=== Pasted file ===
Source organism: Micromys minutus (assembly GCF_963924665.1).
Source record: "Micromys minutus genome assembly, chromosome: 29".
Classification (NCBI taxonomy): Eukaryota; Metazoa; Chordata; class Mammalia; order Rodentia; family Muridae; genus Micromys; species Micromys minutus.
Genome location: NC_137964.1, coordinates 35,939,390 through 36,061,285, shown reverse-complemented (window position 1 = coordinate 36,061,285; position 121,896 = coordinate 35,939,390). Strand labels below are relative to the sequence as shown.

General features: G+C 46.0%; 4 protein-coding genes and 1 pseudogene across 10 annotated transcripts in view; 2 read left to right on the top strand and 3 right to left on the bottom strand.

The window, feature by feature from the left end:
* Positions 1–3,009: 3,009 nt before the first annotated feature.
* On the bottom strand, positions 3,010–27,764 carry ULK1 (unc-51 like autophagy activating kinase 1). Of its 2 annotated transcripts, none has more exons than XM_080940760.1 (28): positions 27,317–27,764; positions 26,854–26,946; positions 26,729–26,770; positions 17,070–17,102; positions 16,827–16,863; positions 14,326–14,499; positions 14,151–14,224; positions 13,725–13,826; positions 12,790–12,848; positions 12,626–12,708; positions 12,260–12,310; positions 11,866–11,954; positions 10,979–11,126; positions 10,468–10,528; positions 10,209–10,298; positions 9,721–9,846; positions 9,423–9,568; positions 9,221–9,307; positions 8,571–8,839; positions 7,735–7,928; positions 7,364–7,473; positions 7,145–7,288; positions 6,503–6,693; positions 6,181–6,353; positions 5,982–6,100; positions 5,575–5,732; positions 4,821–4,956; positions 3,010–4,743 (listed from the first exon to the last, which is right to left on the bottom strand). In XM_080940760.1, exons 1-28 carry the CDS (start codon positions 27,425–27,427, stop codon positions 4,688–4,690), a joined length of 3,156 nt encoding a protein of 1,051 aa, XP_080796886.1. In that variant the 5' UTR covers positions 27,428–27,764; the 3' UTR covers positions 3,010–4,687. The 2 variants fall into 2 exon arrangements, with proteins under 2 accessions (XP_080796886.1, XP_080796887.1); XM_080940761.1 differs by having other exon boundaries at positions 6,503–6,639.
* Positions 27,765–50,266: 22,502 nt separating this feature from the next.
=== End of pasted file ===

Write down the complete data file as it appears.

Source organism: Micromys minutus (assembly GCF_963924665.1).
Source record: "Micromys minutus genome assembly, chromosome: 29".
Classification (NCBI taxonomy): Eukaryota; Metazoa; Chordata; class Mammalia; order Rodentia; family Muridae; genus Micromys; species Micromys minutus.
Genome location: NC_137964.1, coordinates 35,939,390 through 36,061,285, shown reverse-complemented (window position 1 = coordinate 36,061,285; position 121,896 = coordinate 35,939,390). Strand labels below are relative to the sequence as shown.

General features: G+C 46.0%; 4 protein-coding genes and 1 pseudogene across 10 annotated transcripts in view; 2 read left to right on the top strand and 3 right to left on the bottom strand.

The window, feature by feature from the left end:
* Positions 1–3,009: 3,009 nt before the first annotated feature.
* On the bottom strand, positions 3,010–27,764 carry ULK1 (unc-51 like autophagy activating kinase 1). Of its 2 annotated transcripts, none has more exons than XM_080940760.1 (28): positions 27,317–27,764; positions 26,854–26,946; positions 26,729–26,770; positions 17,070–17,102; positions 16,827–16,863; positions 14,326–14,499; positions 14,151–14,224; positions 13,725–13,826; positions 12,790–12,848; positions 12,626–12,708; positions 12,260–12,310; positions 11,866–11,954; positions 10,979–11,126; positions 10,468–10,528; positions 10,209–10,298; positions 9,721–9,846; positions 9,423–9,568; positions 9,221–9,307; positions 8,571–8,839; positions 7,735–7,928; positions 7,364–7,473; positions 7,145–7,288; positions 6,503–6,693; positions 6,181–6,353; positions 5,982–6,100; positions 5,575–5,732; positions 4,821–4,956; positions 3,010–4,743 (listed from the first exon to the last, which is right to left on the bottom strand). In XM_080940760.1, exons 1-28 carry the CDS (start codon positions 27,425–27,427, stop codon positions 4,688–4,690), a joined length of 3,156 nt encoding a protein of 1,051 aa, XP_080796886.1. In that variant the 5' UTR covers positions 27,428–27,764; the 3' UTR covers positions 3,010–4,687. The 2 variants fall into 2 exon arrangements, with proteins under 2 accessions (XP_080796886.1, XP_080796887.1); XM_080940761.1 differs by having other exon boundaries at positions 6,503–6,639.
* Positions 27,765–50,266: 22,502 nt separating this feature from the next.